|Publication number||US6239808 B1|
|Application number||US 09/054,954|
|Publication date||May 29, 2001|
|Filing date||Apr 3, 1998|
|Priority date||Apr 3, 1998|
|Publication number||054954, 09054954, US 6239808 B1, US 6239808B1, US-B1-6239808, US6239808 B1, US6239808B1|
|Inventors||David Kirk, Curtis Priem|
|Original Assignee||Nvidia Corporation|
|Export Citation||BiBTeX, EndNote, RefMan|
|Patent Citations (4), Referenced by (45), Classifications (5), Legal Events (4)|
|External Links: USPTO, USPTO Assignment, Espacenet|
1. Field of the Invention
This invention relates to computer systems, and more particularly, to methods and apparatus for describing computer output images.
2. History of the Prior Art
In three dimensional graphics, surfaces are typically rendered by assembling a plurality of polygons in a desired shape. The polygons are conventionally triangles having vertices which are defined by three dimensional coordinates in world space, by color values, and by texture coordinates. Other characteristics such as transparency and additional textures may also define each vertex in a particular system to provide more sophisticated rendering. Such other characteristics may also be indexed and manipulated in accordance with the present invention. However, the description is limited to a smaller number of characteristics in order to help clarify the invention.
The surfaces represented by an assembly of polygons are, as a generality, being viewed in perspective. Consequently, the three dimensional world space coordinates are transformed into screen coordinates in which horizontal and vertical values (x, y) define screen position and a depth value z determines how near a vertex is to the screen and thus whether that vertex is viewed with respect to other points at the same screen coordinates. The color values define the brightness of each of red/green/blue (r, g, b) colors at each vertex and thus the color at each vertex. The texture coordinates (u, v) define the coordinates of each vertex on a texture map defined by values stored in memory.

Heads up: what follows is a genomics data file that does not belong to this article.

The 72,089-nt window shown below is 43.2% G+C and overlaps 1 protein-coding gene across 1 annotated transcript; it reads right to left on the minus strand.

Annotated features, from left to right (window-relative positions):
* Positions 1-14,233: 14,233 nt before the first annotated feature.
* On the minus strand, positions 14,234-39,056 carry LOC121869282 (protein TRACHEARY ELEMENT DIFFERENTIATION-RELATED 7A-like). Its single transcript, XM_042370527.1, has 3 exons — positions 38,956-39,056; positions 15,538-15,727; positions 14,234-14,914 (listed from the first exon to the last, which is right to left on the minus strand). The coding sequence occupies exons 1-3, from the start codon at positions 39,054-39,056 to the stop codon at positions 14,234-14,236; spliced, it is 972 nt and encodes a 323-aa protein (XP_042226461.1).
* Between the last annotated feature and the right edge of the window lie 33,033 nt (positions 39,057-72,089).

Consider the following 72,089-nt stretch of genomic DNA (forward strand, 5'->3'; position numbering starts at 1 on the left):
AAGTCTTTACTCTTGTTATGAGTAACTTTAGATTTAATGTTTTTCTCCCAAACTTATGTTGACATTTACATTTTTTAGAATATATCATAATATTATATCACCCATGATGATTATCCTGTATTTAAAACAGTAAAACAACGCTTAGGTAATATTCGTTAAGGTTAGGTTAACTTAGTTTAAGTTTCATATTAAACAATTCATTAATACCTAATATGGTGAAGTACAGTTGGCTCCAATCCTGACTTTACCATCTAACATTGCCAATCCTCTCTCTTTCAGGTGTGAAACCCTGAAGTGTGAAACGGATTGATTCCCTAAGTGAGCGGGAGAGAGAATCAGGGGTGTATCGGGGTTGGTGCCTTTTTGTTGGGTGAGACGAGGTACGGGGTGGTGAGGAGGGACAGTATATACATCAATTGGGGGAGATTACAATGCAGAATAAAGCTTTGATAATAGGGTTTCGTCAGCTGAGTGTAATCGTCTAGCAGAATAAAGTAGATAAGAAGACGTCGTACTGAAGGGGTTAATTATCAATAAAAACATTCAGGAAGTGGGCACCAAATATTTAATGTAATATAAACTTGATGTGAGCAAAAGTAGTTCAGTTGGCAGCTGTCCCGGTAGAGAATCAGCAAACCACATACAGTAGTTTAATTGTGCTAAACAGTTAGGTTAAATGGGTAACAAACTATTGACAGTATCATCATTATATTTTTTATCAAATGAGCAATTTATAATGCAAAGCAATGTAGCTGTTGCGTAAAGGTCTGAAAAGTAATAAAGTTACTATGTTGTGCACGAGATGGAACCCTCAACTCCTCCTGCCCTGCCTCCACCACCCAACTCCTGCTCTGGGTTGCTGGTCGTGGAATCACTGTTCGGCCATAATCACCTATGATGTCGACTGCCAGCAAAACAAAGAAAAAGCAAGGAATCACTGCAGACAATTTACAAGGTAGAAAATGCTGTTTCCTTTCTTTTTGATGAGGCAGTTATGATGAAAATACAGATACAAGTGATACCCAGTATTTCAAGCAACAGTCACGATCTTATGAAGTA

The texture map describes a pattern to be applied to the surface of the triangle to vary the color in accordance with the pattern. The texture coordinates of the vertices of a triangular surface area define the position of the triangle on the texture map, the texture coordinates determine the texture applied to each portion of the surface within the triangle. In turn, the three dimensional coordinates of the vertices of a triangle positioned on the texture map define the plane in which the texture map and the surface lie with respect to the screen surface.
In order to provide the data to be stored in a frame buffer by which a triangle may be drawn on the two dimensional screen, the screen vertices of the particular triangle are first determined from the world three dimensional coordinates. Once the vertices of a triangle have been defined in screen space, the triangle is positioned in screen space so that all of the pixels defining that triangle are determined.